Pop as Process
The Digitalization of Groove, Form and Time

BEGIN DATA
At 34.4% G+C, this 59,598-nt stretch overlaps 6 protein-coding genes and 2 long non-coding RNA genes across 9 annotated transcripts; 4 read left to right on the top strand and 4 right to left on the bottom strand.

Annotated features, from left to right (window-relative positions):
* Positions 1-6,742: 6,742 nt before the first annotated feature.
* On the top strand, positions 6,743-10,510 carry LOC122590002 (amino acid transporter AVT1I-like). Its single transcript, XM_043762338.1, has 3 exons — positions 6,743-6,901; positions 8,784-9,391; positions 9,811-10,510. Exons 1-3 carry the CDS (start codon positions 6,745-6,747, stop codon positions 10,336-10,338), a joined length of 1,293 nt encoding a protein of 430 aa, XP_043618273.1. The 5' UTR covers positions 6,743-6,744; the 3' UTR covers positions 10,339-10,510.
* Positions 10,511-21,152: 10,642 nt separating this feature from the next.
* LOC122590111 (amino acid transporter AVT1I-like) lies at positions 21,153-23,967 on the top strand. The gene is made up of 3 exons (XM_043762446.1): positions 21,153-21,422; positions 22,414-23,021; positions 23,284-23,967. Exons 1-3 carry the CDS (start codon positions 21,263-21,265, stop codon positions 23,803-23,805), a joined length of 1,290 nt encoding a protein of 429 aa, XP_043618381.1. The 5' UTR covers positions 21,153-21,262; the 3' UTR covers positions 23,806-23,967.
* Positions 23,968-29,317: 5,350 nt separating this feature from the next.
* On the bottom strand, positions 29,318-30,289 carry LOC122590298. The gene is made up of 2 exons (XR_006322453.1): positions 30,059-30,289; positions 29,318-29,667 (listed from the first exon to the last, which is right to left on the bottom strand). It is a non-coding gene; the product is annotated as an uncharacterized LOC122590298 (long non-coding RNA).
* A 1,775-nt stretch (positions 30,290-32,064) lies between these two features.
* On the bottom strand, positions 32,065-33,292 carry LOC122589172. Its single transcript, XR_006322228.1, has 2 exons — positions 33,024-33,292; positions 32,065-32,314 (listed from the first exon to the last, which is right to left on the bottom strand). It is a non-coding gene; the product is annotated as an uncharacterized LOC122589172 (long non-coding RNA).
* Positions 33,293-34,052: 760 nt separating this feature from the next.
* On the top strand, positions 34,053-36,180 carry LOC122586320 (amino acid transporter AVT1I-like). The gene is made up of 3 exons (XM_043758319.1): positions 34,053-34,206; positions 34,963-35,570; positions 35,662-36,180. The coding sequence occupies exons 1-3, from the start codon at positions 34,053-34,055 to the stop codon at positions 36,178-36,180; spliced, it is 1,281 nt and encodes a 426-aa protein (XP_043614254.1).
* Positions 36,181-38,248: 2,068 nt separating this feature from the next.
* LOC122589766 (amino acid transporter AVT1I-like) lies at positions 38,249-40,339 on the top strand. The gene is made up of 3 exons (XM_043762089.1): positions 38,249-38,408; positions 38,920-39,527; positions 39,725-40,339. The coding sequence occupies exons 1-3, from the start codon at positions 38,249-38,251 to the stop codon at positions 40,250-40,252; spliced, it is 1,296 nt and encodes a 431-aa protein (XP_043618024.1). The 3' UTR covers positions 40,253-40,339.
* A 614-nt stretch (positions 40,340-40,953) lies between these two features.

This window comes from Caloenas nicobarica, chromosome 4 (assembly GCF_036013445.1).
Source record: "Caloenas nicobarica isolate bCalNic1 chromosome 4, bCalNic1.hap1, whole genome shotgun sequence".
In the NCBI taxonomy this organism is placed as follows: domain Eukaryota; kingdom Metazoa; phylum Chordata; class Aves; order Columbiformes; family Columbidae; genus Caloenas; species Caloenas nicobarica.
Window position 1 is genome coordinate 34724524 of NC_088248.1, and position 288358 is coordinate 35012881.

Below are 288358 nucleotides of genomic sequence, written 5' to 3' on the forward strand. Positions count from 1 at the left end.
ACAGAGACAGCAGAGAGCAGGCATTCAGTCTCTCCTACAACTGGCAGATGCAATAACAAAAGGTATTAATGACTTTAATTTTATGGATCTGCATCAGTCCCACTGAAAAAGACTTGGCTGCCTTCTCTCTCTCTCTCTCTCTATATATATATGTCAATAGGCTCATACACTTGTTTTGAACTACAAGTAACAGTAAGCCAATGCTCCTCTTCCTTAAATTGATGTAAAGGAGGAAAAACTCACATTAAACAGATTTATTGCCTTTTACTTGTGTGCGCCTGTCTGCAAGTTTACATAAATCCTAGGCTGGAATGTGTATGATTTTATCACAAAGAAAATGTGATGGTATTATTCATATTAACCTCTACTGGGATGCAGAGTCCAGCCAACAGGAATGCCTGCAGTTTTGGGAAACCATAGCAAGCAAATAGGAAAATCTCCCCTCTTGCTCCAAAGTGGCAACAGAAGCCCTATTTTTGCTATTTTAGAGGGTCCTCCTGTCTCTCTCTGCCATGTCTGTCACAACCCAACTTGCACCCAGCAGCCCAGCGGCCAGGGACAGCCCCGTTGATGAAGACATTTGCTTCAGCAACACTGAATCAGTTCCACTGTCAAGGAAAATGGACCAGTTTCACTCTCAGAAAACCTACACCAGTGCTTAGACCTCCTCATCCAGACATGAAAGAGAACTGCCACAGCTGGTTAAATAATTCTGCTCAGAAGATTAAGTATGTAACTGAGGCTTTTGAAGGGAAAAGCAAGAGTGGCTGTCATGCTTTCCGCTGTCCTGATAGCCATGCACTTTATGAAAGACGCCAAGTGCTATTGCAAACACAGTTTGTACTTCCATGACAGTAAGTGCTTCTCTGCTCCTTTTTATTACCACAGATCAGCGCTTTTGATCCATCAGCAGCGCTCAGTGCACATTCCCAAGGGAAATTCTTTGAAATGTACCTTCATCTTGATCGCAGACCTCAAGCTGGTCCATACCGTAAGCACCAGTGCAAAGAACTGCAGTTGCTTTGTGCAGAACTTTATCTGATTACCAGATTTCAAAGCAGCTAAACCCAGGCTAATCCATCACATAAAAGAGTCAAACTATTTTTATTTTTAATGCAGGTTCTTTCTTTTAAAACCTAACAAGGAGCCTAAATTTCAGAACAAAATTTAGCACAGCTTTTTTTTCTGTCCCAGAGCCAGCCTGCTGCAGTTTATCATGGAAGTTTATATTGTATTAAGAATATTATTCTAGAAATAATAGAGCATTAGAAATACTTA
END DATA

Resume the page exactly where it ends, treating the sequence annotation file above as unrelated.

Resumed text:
Pop music production is increasingly dominated by practices from hip-hop and EDM. The shift is hosted by a new generation of the digital audio workstation (DAW) that not only connects with but also reflects contemporary ubiquitous computing culture. This article examines the temporal consequences of this digitalization of pop production and how it challenges traditional interpretations of the relationship between groove, repetition and teleology. Using analysis of three current pop tracks, digital culture theory and process philosophy I approach contemporary pop temporality through a process paradigm. I argue that groove is rooted in signification of technology and genre-based practices rather than performance-based notions of difference, tension or timing discrepancy. Pop production is based on a hybridization of human and algorithmic agency which entails new kinds of temporal ambiguity, multiplicity, precision and infinitesimal detail. In conclusion, I discuss how these novel temporal traits manifest themselves prereflexively as tacit knowledge.
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